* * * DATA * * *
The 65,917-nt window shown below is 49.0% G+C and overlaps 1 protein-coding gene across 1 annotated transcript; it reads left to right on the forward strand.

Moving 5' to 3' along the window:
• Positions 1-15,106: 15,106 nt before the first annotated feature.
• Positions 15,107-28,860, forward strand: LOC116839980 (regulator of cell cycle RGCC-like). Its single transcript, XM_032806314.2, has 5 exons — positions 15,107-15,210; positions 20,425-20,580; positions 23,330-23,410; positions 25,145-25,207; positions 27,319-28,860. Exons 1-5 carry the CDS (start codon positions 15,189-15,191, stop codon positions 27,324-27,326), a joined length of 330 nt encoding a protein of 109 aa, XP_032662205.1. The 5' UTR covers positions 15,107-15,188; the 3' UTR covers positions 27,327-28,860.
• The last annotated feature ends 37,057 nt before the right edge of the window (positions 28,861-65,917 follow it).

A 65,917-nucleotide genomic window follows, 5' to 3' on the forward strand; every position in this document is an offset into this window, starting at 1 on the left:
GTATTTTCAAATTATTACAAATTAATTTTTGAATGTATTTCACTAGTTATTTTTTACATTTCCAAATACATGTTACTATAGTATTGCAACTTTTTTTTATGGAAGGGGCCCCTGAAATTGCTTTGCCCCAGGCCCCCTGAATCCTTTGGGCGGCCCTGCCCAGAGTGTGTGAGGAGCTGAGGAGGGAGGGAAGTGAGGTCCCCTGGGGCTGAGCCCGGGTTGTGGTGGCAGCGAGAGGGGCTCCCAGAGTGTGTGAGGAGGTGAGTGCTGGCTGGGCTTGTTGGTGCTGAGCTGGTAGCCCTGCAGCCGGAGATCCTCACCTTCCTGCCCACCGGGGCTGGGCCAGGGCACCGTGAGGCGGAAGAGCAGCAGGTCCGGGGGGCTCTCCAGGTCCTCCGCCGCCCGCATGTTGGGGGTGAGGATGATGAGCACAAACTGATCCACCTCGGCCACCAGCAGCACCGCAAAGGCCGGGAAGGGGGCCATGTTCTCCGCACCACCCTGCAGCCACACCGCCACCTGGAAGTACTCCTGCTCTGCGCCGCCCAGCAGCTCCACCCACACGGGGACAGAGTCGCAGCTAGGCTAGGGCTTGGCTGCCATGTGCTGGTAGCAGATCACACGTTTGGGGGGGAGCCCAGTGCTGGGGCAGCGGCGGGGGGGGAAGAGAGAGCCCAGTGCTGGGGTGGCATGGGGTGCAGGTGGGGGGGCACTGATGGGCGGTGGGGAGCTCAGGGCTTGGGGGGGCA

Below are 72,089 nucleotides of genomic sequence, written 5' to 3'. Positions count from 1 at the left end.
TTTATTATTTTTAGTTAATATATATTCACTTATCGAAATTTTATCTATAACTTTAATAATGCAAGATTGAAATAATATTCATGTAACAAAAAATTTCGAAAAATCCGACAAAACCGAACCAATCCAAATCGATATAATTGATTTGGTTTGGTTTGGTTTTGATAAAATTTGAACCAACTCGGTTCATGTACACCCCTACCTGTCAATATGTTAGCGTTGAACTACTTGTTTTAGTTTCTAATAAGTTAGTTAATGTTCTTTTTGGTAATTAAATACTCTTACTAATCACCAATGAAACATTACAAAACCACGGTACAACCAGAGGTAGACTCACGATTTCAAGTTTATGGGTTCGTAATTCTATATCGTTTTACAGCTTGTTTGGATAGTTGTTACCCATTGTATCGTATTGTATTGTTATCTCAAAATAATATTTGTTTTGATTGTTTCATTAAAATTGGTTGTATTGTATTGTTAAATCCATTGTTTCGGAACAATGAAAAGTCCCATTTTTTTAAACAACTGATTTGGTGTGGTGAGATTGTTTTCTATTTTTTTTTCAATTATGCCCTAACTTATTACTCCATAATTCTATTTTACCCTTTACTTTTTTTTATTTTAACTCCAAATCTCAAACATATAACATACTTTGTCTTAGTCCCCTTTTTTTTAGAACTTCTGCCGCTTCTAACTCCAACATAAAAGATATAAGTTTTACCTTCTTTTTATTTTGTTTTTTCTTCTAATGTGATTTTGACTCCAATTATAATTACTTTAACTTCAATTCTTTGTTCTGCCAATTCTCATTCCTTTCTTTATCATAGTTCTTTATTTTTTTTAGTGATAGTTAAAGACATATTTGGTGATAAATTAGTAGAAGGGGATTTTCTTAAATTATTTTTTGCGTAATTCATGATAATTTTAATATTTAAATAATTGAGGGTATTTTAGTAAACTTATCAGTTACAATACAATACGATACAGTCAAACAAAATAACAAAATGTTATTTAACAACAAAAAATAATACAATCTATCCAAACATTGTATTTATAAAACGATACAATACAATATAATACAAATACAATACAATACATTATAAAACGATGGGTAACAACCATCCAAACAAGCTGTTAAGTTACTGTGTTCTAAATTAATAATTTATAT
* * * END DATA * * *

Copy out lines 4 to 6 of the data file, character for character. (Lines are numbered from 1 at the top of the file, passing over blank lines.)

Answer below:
• Positions 15,107-28,860, forward strand: LOC116839980 (regulator of cell cycle RGCC-like). Its single transcript, XM_032806314.2, has 5 exons — positions 15,107-15,210; positions 20,425-20,580; positions 23,330-23,410; positions 25,145-25,207; positions 27,319-28,860. Exons 1-5 carry the CDS (start codon positions 15,189-15,191, stop codon positions 27,324-27,326), a joined length of 330 nt encoding a protein of 109 aa, XP_032662205.1. The 5' UTR covers positions 15,107-15,188; the 3' UTR covers positions 27,327-28,860.
• The last annotated feature ends 37,057 nt before the right edge of the window (positions 28,861-65,917 follow it).

A 65,917-nucleotide genomic window follows, 5' to 3' on the forward strand; every position in this document is an offset into this window, starting at 1 on the left: